- Course Overview
- We currently live in a world where a web of interdependence is felt at
an international scale. In this modern era, international law is no longer
exclusively used by diplomats and professionals at international organizations;
it has become an essential tool for local administrative officials, business
persons, journalists and activists. We, as citizens, also need to understand
the fundamentals of international law, since our political decisions and
the significant portion of any government’s policies have international
implications. This course is, thus, for anyone who wishes to better understand
the increasingly complicated world we live in from a legal lens.
- Course Objectives
- Students in this course will be expected to achieve the following APS Learning Goals:
1. Academic Knowledge and Understanding
1-a. Students have acquired a basic knowledge of the global society with
an emphasis on the Asia Pacific region and other related knowledge.
1-b. Students have progressed toward a comprehensive understanding of the
area of study (International Relations and Peace Studies)
2. Abilities and Skills
2-a. Students have improved their logical and critical thinking.
This course will be structured around the following specific learning outcomes:
i) Identify and explain the causes of international conflicts and the structure
of global issues;
ii) Identify the sources of international law and apply them to concrete
iii) Analyze legal documents and provide interpretations to ambiguous rules;
iv) Explain the consequences of internationally wrongful conducts by States;
v) Explain the functions of major international institutions and mechanisms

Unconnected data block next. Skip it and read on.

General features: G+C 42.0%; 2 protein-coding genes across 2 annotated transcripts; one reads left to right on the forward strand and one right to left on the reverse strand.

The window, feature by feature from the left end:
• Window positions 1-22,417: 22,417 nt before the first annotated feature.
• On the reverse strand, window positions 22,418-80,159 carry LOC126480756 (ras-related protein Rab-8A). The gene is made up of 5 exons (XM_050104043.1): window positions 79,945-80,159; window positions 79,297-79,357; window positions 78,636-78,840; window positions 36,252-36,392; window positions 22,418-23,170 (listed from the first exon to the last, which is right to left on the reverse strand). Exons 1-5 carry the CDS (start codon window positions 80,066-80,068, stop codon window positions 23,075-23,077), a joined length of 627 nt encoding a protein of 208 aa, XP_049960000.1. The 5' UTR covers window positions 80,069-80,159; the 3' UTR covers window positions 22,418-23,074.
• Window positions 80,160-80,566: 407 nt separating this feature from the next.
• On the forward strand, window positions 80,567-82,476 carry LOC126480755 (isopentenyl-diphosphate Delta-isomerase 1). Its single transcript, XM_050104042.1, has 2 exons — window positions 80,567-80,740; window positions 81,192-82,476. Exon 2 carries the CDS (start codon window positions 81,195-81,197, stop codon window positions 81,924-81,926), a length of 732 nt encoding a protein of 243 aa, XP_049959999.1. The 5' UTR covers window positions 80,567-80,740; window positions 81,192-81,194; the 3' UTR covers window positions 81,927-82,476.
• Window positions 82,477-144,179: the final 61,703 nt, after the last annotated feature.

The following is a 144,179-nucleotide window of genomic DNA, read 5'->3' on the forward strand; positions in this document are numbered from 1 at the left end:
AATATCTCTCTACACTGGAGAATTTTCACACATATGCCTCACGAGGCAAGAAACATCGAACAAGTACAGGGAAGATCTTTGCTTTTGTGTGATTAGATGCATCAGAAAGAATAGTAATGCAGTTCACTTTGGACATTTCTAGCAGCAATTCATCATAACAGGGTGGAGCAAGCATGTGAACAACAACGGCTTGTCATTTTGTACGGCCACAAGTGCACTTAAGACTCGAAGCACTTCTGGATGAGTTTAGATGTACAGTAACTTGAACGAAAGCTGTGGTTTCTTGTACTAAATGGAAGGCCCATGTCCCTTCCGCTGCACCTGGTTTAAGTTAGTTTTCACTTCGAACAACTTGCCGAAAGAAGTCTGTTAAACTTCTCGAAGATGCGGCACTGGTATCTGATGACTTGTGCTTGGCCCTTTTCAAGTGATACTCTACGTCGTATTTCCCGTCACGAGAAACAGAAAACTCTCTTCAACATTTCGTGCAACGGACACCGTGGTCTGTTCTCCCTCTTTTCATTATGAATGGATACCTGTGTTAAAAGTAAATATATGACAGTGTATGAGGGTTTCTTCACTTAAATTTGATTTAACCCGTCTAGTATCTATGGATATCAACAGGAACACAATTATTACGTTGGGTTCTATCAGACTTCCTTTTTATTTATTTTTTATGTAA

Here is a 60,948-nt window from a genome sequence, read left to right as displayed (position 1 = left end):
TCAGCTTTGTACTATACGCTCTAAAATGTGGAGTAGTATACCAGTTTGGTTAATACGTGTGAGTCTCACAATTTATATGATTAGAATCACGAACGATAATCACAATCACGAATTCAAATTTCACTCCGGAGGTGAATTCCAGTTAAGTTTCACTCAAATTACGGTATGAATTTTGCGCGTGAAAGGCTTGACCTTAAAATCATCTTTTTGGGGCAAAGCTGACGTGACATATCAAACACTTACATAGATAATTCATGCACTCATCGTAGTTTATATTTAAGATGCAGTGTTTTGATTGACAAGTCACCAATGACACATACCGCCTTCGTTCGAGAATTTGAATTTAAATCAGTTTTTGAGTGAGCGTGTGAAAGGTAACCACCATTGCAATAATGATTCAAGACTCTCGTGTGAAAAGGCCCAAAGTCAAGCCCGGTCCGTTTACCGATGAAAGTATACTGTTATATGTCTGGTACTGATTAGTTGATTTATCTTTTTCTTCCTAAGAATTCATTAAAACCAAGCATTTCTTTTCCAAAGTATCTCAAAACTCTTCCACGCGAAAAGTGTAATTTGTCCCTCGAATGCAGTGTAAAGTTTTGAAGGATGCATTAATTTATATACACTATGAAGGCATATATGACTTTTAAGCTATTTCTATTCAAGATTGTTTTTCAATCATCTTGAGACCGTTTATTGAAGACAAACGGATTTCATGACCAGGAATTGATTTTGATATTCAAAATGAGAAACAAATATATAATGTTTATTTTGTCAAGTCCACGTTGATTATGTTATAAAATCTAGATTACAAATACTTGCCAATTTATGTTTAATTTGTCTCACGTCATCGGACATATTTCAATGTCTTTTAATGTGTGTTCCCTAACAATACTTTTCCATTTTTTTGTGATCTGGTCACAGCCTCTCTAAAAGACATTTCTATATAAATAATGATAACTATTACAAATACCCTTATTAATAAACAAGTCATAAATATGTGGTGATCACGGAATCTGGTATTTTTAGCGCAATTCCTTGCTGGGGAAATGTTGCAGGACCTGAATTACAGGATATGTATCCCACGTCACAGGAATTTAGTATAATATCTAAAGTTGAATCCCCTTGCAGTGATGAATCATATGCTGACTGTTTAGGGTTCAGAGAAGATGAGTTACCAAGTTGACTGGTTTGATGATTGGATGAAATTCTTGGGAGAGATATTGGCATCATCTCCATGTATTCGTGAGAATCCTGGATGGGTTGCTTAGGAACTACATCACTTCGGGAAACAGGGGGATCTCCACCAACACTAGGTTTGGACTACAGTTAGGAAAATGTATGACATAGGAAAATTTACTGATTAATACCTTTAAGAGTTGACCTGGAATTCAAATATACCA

in promoting the international (global) rule of law.
- Teaching Methods
- This course is designed to be a lecture style. The lecturer will explain
key ideas, legal principles, mechanisms, and cases, based on the textbook.
Many classes will also blend other teaching styles, including discussions
and group works. Active participation of students will be encouraged.
- Overview of Each Class
- 1: Foundations and structure of international law
2: Sources of international law
3: The law of treaties
4: The actors in the international legal system
6: Immunity from national jurisdiction and diplomatic protection
7: State responsibility
8: The international law of the sea
9: International environmental law
10: International economic law
11: The peaceful settlement of disputes
12: The international regulation of the use of force
13: The law of armed conflict
14: International criminal law
- Pre-class Study Load
- Students are expected to read one chapter of the textbook prior to attending
each class. Also, students are expected to read relevant treaty texts.
Review assignments will be based on the textbook, relevant treaties and
- Method of Grade Evaluation
- Quiz: 20% (Using Respon, students will answer a few quizzes each class.
Quiz questions will be based on the textbook)
Review assignments: 40% (Students will submit around 5 short written assignments
to review the contents of the class)
Final report: 40%
Some bonus points may be given to voluntary contributions to the class.
- Method of Implementing Multicultural Collaborative Learning
- "International law offers a vocabulary for political debate"
(Klabbers, 2017). This course will not provide legal answers to specific
questions, like state A acted legally or in violation of international
law. Rather, this course will train students the ability to make legal
argumentation. In order to disassociate their personal feelings from legal
thinking, students may be asked to provide legal justifications of the
positions that do not necessarily match their moral or cultural perspectives.
Students will be required to actively participate in the classroom through
the online tools (respon) and group works. Group works are particularly
important for students to practice such skills through a dialogic process.
- Requirements for Students
- No recording and photo-taking are allowed.
- Anders Henriksen, International Law (Oxford University Press, 2nd edition, 2017).
You are expected to purchase the book through University COOP or other
Malcolm Evans (ed), Blackstone's International Law Documents (Oxford University
Press, 14th edition, 2019).
Students can use an older version. Please note that University COOP only
offers 13th edition.
- Further Reading
- Please consult the detailed version of this syllabus.
- Misc. Notes
- This Syllabus may be subject to updates or modifications. Any changes will
be announced in a class and the latest version will be uploaded to manaba.